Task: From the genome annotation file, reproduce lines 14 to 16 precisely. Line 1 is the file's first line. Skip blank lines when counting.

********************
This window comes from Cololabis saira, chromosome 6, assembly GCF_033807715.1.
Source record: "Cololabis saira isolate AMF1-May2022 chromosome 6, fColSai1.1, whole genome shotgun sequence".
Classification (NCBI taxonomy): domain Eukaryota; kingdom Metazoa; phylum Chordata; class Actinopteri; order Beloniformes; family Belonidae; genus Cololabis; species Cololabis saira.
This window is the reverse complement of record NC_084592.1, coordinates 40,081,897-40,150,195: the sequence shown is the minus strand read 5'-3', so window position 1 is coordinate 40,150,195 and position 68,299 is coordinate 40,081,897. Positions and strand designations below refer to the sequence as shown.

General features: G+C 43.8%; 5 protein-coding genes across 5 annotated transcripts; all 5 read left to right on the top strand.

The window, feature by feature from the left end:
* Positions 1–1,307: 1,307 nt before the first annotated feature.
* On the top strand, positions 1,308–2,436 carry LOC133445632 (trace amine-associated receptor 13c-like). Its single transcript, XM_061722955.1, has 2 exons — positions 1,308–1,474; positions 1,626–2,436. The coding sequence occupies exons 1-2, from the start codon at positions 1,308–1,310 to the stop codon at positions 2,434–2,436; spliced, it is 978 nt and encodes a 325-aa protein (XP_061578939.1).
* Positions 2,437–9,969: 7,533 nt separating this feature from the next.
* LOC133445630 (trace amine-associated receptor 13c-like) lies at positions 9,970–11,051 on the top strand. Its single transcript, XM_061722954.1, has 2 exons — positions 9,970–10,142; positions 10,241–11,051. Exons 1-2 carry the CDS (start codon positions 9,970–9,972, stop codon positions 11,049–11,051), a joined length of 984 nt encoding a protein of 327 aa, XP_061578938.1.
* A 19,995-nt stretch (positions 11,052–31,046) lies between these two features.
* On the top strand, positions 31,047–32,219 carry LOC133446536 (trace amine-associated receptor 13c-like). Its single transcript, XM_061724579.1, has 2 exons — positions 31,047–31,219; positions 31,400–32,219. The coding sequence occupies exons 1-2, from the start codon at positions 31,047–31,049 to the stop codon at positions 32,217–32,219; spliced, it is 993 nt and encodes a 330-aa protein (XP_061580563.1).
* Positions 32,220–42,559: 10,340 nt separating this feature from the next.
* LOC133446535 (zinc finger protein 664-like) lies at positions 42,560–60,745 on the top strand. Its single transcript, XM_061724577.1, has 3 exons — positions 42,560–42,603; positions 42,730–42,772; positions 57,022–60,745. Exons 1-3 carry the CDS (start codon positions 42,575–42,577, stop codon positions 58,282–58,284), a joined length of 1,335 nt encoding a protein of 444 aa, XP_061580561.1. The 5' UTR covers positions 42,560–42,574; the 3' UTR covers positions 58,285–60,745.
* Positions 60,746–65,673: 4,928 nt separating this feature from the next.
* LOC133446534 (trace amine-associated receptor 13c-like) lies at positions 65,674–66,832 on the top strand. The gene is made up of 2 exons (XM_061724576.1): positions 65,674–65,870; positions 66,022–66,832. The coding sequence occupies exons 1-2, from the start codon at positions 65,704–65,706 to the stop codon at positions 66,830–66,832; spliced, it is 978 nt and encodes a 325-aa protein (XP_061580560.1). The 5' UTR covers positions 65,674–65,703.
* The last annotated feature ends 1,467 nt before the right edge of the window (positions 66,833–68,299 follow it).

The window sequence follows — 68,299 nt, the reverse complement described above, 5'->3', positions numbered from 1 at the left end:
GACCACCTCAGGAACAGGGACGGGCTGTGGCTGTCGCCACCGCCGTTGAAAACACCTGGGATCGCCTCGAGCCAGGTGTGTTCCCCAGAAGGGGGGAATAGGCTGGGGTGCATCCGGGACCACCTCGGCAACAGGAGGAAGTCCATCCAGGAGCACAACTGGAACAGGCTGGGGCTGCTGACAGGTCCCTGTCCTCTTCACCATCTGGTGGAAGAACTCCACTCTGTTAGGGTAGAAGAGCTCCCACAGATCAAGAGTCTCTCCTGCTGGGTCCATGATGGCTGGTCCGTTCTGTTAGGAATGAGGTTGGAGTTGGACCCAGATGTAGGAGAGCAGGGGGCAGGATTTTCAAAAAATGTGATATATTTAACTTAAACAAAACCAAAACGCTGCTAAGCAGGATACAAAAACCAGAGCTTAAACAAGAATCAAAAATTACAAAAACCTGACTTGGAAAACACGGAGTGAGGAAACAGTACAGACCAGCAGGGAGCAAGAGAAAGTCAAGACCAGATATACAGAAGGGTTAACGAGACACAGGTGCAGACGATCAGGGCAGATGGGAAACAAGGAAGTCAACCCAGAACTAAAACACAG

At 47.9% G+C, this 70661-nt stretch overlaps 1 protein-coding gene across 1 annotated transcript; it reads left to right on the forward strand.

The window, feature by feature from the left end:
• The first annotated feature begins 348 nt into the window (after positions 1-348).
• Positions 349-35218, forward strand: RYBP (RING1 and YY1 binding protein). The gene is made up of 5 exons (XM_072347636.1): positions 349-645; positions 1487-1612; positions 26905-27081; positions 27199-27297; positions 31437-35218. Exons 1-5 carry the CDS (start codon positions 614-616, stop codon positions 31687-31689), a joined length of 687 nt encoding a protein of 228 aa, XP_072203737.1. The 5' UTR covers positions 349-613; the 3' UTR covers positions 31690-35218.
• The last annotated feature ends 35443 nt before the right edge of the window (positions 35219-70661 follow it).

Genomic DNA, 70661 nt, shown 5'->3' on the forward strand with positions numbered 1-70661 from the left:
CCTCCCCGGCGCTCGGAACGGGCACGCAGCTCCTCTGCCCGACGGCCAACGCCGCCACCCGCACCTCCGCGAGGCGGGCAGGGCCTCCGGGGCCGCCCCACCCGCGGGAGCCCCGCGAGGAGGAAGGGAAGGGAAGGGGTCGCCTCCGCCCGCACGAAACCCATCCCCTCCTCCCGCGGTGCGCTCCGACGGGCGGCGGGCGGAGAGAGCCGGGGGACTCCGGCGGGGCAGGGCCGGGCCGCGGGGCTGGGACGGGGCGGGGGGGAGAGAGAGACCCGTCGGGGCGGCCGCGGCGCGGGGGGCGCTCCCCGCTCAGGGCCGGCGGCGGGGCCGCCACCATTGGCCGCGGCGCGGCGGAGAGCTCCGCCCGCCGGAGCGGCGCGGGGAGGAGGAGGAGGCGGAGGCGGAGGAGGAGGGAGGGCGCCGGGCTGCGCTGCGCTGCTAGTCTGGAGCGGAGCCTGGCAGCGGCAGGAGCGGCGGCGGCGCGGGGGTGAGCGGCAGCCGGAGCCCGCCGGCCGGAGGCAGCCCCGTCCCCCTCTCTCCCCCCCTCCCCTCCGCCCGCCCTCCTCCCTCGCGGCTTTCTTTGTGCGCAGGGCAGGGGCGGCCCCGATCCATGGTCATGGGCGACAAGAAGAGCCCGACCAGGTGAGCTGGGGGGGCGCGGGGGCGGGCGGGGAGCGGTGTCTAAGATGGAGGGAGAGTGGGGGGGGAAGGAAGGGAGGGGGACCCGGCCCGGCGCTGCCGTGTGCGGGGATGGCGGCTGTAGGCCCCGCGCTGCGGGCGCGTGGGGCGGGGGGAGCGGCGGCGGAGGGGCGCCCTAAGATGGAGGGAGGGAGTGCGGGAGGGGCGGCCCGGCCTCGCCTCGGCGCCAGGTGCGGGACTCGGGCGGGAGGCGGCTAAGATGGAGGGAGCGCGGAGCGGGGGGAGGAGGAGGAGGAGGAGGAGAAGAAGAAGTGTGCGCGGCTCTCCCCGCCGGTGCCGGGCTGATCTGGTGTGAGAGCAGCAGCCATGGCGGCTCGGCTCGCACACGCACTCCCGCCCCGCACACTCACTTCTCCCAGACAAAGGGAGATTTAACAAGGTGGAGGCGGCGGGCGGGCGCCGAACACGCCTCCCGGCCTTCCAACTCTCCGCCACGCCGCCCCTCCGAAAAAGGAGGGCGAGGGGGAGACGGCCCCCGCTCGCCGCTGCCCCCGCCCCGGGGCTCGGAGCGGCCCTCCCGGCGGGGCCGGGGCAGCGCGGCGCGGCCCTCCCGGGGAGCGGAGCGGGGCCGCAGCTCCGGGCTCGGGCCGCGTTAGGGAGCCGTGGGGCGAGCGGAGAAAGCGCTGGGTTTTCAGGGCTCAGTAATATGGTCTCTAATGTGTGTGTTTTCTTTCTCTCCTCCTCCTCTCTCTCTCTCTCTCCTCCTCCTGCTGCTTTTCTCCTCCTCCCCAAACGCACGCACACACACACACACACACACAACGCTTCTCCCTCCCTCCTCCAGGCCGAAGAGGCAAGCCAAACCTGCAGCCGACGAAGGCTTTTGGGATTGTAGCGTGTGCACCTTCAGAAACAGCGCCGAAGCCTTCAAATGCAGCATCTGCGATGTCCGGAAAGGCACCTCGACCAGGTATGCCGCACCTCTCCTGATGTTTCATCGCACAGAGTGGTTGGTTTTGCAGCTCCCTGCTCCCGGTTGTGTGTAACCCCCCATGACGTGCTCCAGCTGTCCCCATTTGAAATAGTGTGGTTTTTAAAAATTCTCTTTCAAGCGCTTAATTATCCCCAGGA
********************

* LOC133446535 (zinc finger protein 664-like) lies at positions 42,560–60,745 on the top strand. Its single transcript, XM_061724577.1, has 3 exons — positions 42,560–42,603; positions 42,730–42,772; positions 57,022–60,745. Exons 1-3 carry the CDS (start codon positions 42,575–42,577, stop codon positions 58,282–58,284), a joined length of 1,335 nt encoding a protein of 444 aa, XP_061580561.1. The 5' UTR covers positions 42,560–42,574; the 3' UTR covers positions 58,285–60,745.
* Positions 60,746–65,673: 4,928 nt separating this feature from the next.
* LOC133446534 (trace amine-associated receptor 13c-like) lies at positions 65,674–66,832 on the top strand. The gene is made up of 2 exons (XM_061724576.1): positions 65,674–65,870; positions 66,022–66,832. The coding sequence occupies exons 1-2, from the start codon at positions 65,704–65,706 to the stop codon at positions 66,830–66,832; spliced, it is 978 nt and encodes a 325-aa protein (XP_061580560.1). The 5' UTR covers positions 65,674–65,703.